Reframing history as constructed by white people is a challenge met in these notable books. Both directly address the construction of knowledge itself as the ground of racial injustice, and the writers try hard to avoid committing new offenses of their own in their necessarily proprietary roles as scholars working from within academic frames of reference. Royally Wronged answers a 2017 call for papers by the Royal Society of Canada’s Truth and Reconciliation Task Force. The Task Force requested studies addressing the Society’s and Canadian scholars’ historical complicity in producing “disastrous interactions” (6) between white settlers and Indigenous peoples. Some of the fourteen interdisciplinary essays in the volume focus on the origins of the RSC and the influence of Duncan Campbell Scott, longtime Society member and president from 1921-1932, creator of ignominious policies governing Canadian residential schools; others consider how the RSC has shaped Canadian scholarship in general. Indigenous and non-Indigenous contributors speak from a range of disciplinary perspectives including history, law, anthropology, archaeology, political science, education, social sciences and literature. They assess the role of the RSC in perpetuating rather than challenging academic mindsets that fostered limited and limiting views of Indigenous reality, experience, and knowledge.
Constance Backhouse and Carole Gerson in their opening arguments establish the scope of the volume and emphasize the odd trajectory of Duncan Campbell Scott’s career. Groomed by the Society for each of the positions he eventually held within it, he was promoted through their ranks based primarily on personality and social connections, despite his mediocrity as a poet and scholar. Outshone especially in the early years by more accomplished academics and writers comprising the majority of RSC membership, Scott nevertheless gradually garnered immense power in the organization that, in turn, enhanced his status as the “principal architect” of Indigenous policy. Like many of his colleagues who saw themselves as supporters of Indigenous people, Scott espoused racialized conceptions of them ranging from condescendingly appreciative to openly unsympathetic. Backhouse and others contend that Scott’s obliviousness to systemic racism cannot be excused as simply the common blindness of his era. Shedding fascinating light on his conscious rejection of views opposing his own is Gerson’s account of Scott’s grudging preoccupation with the works of celebrated Mohawk poet, Pauline Johnson. By analyzing their works in tandem over time, Gerson reveals how Scott both appropriated and repudiated Johnson’s perspectives in an ongoing, implied dialogue of which Johnson herself remained unaware. Further evidence of how Scott’s and other RSC members’ publications perpetuated the hierarchical relationship of white and Indigenous societies comes from John Reid and Cynthia Milton. As Reid contends, the weight of the RSC’s authority amplified the voices of white Canadian writers and intellectuals promoting racist positions; Milton examines the RSC’s annual Proceedings and Transactions to underscore the decidedly British mindset of contributors, partly unable and partly unwilling to acknowledge Indigenous ways of knowing.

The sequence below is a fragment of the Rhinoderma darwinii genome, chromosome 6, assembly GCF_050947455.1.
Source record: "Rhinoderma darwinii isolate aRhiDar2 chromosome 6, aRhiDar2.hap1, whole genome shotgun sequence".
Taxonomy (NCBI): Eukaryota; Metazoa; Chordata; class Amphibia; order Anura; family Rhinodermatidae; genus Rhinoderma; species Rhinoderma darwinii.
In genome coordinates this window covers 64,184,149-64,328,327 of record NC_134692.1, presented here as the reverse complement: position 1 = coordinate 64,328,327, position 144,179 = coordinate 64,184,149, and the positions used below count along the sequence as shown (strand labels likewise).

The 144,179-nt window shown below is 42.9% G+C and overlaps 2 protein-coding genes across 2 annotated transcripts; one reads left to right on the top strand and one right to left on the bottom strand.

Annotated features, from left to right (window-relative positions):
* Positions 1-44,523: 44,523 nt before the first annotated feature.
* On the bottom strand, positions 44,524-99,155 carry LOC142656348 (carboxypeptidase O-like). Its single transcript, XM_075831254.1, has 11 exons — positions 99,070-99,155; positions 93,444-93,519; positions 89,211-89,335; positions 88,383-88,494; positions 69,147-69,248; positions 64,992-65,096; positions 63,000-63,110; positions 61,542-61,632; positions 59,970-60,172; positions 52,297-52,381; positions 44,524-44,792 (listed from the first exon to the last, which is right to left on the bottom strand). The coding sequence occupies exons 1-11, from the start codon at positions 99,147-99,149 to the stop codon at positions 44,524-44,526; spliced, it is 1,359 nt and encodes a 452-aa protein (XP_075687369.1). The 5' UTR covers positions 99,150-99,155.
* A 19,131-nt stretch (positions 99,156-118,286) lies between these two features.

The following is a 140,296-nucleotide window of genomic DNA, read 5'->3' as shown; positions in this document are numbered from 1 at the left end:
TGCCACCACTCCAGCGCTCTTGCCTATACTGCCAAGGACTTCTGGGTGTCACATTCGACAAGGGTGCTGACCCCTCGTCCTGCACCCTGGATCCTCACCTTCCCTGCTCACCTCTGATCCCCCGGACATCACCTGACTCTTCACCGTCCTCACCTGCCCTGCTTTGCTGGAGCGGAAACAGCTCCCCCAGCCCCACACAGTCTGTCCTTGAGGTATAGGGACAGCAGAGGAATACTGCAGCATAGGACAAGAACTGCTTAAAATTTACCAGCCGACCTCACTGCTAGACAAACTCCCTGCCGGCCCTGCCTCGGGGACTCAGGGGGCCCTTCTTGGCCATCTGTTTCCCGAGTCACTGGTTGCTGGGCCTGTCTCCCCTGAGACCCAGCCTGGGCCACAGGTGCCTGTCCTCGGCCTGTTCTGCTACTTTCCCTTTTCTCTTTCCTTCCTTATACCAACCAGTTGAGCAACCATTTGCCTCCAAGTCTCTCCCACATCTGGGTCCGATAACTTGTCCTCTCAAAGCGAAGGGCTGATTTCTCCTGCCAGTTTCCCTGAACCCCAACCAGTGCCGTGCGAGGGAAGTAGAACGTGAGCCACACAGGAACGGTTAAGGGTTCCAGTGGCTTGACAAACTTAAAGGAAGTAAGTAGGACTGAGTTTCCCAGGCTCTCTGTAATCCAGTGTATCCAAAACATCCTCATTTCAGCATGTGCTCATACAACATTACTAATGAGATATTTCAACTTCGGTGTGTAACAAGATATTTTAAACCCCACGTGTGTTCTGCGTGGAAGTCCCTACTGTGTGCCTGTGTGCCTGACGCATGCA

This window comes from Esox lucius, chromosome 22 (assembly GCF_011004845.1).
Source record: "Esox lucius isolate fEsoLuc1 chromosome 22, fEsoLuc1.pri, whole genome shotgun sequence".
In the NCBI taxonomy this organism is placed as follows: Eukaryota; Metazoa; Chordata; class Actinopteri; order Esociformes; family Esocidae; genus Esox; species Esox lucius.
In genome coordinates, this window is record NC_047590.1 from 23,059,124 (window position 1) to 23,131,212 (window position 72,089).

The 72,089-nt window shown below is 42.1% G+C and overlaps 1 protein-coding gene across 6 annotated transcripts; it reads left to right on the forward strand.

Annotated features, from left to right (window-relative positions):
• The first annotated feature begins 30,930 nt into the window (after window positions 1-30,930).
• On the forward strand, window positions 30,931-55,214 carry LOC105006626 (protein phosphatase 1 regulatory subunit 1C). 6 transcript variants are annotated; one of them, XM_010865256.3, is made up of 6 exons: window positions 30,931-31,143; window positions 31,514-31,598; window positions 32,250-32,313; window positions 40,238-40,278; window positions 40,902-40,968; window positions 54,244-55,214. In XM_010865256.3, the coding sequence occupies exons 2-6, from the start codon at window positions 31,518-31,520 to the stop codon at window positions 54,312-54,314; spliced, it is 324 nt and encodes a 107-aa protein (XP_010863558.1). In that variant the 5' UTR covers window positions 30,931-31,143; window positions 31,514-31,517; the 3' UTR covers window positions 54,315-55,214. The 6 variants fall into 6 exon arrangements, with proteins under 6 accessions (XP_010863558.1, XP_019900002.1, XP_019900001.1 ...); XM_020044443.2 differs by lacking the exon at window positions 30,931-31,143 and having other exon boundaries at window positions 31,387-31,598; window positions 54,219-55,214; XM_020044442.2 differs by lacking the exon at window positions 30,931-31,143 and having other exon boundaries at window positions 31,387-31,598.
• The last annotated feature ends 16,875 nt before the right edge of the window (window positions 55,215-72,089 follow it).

Essays in Royally Wronged by legal scholars, including Jane Bailey and Joanna R. Quinn, are especially insightful in showing how Anglocentric and Indigenous epistemologies conflicted, resulting in colonial devaluation of the latter. The assumed superiority of written, codified law (such as treaties and contracts) over orally preserved and transmitted cultural traditions constitutes “structural violence” (Quinn) and “cognitive imperialism” (Bailey) that effectively erase social mores governing Indigenous practices, including but not limited to education and land-management. These and other contributors to Royally Wronged who address Canadian jurisprudence remind readers that the RSC’s membership remains mostly white today, and that an essential task for the future is inclusion of Indigenous people, and full recognition of how they have contributed to the formation of a uniquely Canadian society.